4 Investigates: Shortcut through hell
Mesa Arriba is a classic Albuquerque neighborhood from one of the city’s biggest expansion periods in the late 1950s and ‘60s. Its streets just off Candelaria Rd. and Eubank Blvd. display older houses that are still well kept. Homeowners are both older and younger families. Eddie Gallegos has lived in his Aztec Road home for 20 years.
“It’s like a family right here. We got little kids; we got elderly people. I love this house,” he says, standing in his front yard.
He’s at wit’s end, however, when it comes to the alley next to his house.
“It’s awful to live with. It really is. It’s a concern every time we come out of the house. We never know what we’re gonna find,” he says.
Neighbors report seeing people masturbating, doing drugs, using the alley as a restroom, setting fires and more. But because the alley is part drainage easement, part public right-of-way, it’s been impossible to stem the tide of trouble that finds its way down the path into the neighborhood.
According to a staffer for Councilor Trudy Jones, the city managed to put an iron gate at both ends of the alley about seven years ago. But because the city didn’t jump through its own hoops before blocking foot traffic, it took the gate down after neighbors a few blocks away complained about losing access to the shortcut – which shaves a few dozen feet off a walk out to Eubank Blvd. NE. Councilor Jones is aware of the ongoing issues but would not speak with 4 Investigates on the record.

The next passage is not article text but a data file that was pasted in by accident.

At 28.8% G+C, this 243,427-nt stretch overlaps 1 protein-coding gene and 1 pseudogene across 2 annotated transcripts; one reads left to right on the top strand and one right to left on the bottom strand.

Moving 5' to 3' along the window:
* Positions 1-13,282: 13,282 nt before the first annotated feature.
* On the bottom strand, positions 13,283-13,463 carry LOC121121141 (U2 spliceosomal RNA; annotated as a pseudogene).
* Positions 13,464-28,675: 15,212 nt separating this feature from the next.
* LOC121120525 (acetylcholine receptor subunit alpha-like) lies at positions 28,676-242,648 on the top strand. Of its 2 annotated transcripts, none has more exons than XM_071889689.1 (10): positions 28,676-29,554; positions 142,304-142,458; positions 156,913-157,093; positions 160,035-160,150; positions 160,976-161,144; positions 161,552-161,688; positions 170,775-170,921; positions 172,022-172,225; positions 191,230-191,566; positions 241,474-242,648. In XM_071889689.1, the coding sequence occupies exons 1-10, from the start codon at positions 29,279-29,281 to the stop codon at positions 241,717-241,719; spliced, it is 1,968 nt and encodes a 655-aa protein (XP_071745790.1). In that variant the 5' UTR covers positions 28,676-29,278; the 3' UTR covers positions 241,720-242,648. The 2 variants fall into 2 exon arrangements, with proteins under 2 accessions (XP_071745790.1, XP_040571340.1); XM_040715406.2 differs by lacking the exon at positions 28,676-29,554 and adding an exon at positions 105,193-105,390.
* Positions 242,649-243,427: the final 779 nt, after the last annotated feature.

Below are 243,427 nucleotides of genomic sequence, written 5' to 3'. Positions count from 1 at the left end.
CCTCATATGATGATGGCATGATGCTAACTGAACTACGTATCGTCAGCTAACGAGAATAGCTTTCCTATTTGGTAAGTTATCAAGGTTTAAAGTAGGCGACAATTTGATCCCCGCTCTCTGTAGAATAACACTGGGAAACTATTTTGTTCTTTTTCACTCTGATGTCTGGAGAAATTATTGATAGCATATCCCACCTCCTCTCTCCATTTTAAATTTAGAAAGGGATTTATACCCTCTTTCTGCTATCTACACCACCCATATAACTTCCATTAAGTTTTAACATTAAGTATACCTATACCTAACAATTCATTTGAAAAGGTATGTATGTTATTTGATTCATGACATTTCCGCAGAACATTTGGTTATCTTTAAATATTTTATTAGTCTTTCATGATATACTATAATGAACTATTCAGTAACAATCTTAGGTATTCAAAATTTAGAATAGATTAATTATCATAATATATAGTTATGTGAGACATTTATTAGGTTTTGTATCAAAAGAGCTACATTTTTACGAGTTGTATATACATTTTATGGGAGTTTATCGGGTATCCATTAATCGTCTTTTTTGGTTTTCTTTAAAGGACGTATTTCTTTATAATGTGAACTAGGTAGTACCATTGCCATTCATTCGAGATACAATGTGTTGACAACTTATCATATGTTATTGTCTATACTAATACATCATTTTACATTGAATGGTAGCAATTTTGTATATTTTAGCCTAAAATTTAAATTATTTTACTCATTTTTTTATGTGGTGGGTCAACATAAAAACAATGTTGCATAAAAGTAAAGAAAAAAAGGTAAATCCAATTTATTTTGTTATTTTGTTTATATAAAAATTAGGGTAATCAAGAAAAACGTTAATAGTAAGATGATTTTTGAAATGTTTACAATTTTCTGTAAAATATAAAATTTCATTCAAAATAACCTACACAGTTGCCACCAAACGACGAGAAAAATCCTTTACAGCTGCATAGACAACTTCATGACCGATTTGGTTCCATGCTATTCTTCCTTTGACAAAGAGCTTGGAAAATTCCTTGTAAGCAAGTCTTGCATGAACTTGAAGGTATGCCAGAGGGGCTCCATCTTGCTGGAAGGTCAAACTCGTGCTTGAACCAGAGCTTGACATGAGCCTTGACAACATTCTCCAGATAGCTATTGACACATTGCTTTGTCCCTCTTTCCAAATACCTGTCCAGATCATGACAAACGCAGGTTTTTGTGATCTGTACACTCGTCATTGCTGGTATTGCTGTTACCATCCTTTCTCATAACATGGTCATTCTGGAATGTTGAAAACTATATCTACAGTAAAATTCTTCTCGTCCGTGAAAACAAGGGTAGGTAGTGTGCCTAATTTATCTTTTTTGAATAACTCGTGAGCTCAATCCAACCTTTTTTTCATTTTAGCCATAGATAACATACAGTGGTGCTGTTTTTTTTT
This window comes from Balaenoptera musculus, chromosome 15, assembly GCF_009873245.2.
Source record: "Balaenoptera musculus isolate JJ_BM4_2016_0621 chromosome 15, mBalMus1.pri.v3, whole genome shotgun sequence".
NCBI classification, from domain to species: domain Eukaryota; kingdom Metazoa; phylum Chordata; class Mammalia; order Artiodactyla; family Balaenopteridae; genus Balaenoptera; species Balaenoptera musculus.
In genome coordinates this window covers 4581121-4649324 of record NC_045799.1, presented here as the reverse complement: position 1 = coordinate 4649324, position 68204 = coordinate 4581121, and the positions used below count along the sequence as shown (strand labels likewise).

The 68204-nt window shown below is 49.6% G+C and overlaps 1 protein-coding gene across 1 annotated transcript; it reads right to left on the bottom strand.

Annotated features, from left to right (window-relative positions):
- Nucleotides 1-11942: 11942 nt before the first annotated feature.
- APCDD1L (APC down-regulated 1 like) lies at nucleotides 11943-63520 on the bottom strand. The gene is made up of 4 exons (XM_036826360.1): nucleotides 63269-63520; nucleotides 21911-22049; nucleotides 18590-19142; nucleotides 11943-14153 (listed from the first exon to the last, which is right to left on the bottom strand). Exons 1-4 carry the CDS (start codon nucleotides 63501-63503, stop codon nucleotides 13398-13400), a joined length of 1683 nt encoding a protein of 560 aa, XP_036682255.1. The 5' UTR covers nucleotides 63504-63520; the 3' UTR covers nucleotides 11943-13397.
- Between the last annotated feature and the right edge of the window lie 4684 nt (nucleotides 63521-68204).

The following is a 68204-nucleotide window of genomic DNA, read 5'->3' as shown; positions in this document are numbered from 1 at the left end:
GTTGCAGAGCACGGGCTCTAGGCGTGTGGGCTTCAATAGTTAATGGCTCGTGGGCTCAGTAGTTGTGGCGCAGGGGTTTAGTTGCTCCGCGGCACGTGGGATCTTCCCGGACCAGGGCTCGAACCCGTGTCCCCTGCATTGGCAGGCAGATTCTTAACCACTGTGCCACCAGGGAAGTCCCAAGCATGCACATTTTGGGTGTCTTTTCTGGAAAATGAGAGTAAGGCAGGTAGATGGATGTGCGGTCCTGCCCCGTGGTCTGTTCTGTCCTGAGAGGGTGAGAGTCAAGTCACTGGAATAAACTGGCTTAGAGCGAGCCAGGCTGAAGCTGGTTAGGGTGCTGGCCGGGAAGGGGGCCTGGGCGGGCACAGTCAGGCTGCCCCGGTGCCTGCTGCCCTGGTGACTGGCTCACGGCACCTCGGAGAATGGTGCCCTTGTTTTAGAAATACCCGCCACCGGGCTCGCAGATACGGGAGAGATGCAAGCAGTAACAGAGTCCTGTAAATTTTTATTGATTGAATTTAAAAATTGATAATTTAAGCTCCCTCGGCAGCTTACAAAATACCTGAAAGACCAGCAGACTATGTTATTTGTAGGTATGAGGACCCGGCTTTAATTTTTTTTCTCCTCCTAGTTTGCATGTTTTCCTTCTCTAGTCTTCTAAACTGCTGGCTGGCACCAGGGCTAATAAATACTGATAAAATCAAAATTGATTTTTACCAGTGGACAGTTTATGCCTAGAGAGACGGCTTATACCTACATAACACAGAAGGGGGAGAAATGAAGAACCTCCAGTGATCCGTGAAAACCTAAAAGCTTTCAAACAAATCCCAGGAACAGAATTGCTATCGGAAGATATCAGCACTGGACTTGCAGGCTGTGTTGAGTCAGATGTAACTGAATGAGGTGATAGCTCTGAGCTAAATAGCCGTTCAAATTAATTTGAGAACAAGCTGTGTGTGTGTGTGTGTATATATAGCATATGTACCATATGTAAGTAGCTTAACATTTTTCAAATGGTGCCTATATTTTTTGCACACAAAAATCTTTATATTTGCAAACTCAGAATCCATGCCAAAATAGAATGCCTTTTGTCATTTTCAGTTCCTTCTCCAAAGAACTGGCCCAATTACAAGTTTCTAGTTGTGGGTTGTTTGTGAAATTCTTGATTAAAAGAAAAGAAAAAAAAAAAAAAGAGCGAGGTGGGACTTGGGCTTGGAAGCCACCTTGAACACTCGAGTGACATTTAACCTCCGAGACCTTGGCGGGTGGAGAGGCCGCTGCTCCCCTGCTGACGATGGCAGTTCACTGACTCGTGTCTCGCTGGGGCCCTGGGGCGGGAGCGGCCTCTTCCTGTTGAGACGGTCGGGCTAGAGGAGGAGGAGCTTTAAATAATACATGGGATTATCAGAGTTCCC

Gallegos and neighbors are happy to pay for a gate themselves, but because of the walkway’s unique status, the city won’t let them.
“We’ve had several break-ins of vehicles. A house…a couple of houses down, their house has been broken into twice. Our neighbor’s vehicle has been broken into three times,” Gallegos explains. “All day, every day. Weekends, weeknights; it’s nonstop.”
A spokesman for Albuquerque’s Planning Department says that, short of City Council action, the only other solution is to have the property legally remapped. Application fees and an expensive survey would likely push that cost into the thousands of dollars – something that made neighbors balk.
“They might just tell us no; that there’s nothing they can do and they’re not changing anything. And then it’s money down the drain,” says a woman KOB agreed to not identify because of safety worries.
Neighbors have begun calling police, with records showing seven calls in the past few months. But they’re reluctant to tax the city’s resources.
“You live in Albuquerque, you know what the crime situation is, you know what the homeless situation is. It’s bad. I get that,” says Gallegos.
“I love Albuquerque. I truly do. My roots are planted here,” says the other neighbor. “I don’t think it’s that the city doesn’t care, I think this is such a small piece of what’s going on that it just falls on deaf ears.”
Police do show up, neighbors say, but often the relatively low-priority call means troublemakers are gone by the time officers arrive.
After 20 years, Gallegos is nearing the end of his rope.
“You know, my wife and I are considering moving because of this alley,” he says. “And the only reason why is because of this alley.”